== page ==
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WESTERN CENTER BLVD.

NOWOPEN 1 A 7-Eleven convenience store and gas station opened at 3001 Alliance Gateway Freeway, Fort Worth, on April 22. 7-Elev- en oers self-serve coee, snacks, hot food and Slurpee drinks. 682-328-9314. www.7-eleven.com 820

2 Papo Joe Grilling Supplies opened at 3529 Heritage Trace Parkway, Ste. 133, Fort Worth, on April 23. The store sells sauces, seasonings, grills and other grilling necessities online and at its three storefronts in Fort Worth, Hutto and Azle, the original location. 817-694-6354. www.papojoe.com

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COMMUNITY IMPACT NEWSPAPER • COMMUNITYIMPACT.COM

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FlannelJax’s locations are also open or coming soon in Michigan, Minnesota, Washington and Wisconsin. Roanoke is the rst Texas location.

COURTESY FLANNELJAX’S

bolis and desserts. The original Jonny’s Pizza is in Aubrey. 214-305-5040. www.jonnyspizzany.com 12 Supercuts , the nationwide hair salon chain, plans to open in June or July at the commercial development at 5301 Golden Triangle Blvd., Fort Worth. Supercuts salons oer cuts, coloring, waxing and more. 888-456-2887. www.supercuts.com 13 Hoots Wings , a franchise spun o of the Hooters company, will open in late summer at 5301 Golden Triangle Blvd., Fort Worth. Hoots Wings restaurants are a fast-casual alternative to Hooters’ restaurants and sports bars. The menu focuses on chicken wings and sandwich- es, and the restaurants do not provide table service. Owners Cary and Jackie Albert of Albert Enterprises plan to open 60 Hoots Wings locations in Austin and the Dallas-Fort Worth area over the next six years. www.hootswings.com FEATURED IMPACT NOWOPEN FlannelJax’s, a lumberjack sports destination, opened May 13 at 1212 US 377, Ste. 103, Roanoke. At FlannelJax’s, guests can try their hand at Thump the Stump, crosscut sawing or a variety of other ax- throwing games. Thump the Stump is a game in which players compete to see who can drive a nail into a log with the fewest hits, while crosscut sawing lets players work together to saw through a log. Guests are guided through the ax- throwing experience by a lumberjack coach who helps ensure safety and tailors games to dierent skill levels and the number of guests. Franchise owners Cyndy Brown and Ryan Fuller said that the business is designed to accommodate large groups for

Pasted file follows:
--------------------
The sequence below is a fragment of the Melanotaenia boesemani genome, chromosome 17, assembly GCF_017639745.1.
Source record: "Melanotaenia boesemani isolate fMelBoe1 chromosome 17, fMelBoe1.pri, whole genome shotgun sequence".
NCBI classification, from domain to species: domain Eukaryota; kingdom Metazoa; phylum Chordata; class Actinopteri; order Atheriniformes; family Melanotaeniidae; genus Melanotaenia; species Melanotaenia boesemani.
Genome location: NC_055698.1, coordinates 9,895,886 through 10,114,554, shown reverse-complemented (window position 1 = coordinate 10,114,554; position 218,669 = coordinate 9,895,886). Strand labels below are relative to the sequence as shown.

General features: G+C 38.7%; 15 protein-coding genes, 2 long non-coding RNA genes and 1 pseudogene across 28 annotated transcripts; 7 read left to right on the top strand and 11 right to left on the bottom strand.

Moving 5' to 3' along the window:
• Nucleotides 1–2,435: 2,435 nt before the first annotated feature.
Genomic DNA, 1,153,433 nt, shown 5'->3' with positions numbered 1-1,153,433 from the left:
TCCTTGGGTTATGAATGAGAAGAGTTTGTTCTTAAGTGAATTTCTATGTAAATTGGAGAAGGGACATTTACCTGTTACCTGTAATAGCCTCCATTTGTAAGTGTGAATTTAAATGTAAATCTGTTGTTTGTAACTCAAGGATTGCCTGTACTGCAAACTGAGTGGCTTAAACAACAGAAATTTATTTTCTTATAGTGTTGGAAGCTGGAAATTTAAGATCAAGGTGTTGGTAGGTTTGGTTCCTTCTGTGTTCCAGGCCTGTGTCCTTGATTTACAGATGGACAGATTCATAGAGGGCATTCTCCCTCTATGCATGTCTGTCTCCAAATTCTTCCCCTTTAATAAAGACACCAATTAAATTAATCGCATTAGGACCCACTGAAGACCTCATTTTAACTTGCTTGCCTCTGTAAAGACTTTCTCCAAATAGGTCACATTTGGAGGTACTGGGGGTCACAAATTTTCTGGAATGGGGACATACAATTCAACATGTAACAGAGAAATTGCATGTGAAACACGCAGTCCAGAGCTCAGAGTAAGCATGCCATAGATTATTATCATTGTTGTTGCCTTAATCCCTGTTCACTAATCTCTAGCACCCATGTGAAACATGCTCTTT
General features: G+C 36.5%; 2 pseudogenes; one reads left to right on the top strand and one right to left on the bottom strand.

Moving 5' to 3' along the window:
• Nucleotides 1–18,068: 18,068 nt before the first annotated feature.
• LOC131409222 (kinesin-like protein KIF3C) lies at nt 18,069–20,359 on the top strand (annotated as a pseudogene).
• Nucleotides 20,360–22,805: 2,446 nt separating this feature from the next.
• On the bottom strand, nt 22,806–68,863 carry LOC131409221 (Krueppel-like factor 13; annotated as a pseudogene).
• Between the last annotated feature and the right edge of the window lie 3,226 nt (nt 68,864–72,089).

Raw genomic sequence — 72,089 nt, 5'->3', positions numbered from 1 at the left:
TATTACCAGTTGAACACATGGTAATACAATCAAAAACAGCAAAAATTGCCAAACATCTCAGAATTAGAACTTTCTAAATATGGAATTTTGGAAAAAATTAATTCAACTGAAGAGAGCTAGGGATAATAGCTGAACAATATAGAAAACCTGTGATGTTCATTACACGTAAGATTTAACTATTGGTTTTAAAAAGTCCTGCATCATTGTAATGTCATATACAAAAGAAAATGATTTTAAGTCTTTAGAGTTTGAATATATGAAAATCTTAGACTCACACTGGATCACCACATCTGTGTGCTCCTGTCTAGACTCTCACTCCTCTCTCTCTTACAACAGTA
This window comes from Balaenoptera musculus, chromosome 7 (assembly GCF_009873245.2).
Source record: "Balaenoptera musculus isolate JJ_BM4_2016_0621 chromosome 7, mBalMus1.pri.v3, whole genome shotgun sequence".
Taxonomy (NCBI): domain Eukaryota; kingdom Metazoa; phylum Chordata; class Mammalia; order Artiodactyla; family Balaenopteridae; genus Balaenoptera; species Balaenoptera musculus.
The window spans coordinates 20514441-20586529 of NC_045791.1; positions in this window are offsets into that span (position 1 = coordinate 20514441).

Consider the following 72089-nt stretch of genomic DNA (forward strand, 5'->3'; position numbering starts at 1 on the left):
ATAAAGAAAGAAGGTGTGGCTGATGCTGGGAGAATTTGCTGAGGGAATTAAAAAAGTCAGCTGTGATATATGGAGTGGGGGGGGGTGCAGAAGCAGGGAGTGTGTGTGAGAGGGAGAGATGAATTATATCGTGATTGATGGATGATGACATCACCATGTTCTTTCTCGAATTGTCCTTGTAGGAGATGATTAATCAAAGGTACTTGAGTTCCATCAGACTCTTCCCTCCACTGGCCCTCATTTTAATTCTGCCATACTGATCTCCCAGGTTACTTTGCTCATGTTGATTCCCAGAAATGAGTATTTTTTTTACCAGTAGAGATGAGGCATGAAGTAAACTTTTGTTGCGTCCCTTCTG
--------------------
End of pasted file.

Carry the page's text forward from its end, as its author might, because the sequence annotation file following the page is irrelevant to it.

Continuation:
FULL SERVICE PLUMBING

corporate events and parties as well as smaller, more casual groups. “We’ve been in corporate America for a long time, and we’re experienced with facilitating corporate events,” Fuller said. “We thought it would be a great opportunity to bring the brand down here and oer that premiere experience for businesses in the area.” 682-200-3130. www.anneljaxs.com

N E 20 Y E A R S R

Water Heaters • Slab Leaks Remodels • Yard Leaks Sewer Stoppage • Hose Bibs Outdoor Faucets (817) 431-8929 WWW.LEAKGEEKS.COM

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14 Goody Goody Liquor is coming to 730 South Main St. in Bear Creek Plaza, Keller. It will be the city’s second liquor store, following Spec’s Wines, Spirits & Finer Foods. Goody Goody Liquor is a family-owned liquor store chain founded in Dallas in 1964. Keller City Council ap- proved a specic use permit for the store May 4. www.goodygoody.com 15 Anderson Distillery and Grill plans to open at 400 S. Oak St., Roanoke, in the fall. The business will make and sell a variety of spirits. www.andersondistillery.com NEWOWNERSHIP 16 Meadowview Place Residential Care Home , at 2000 Meadowview Drive, Keller, was purchased by Lewisville-based Liberty Senior Residential Care Homes in February. The facility oers assisted living services for seniors. 817-337-5496. www.meadowviewplace.com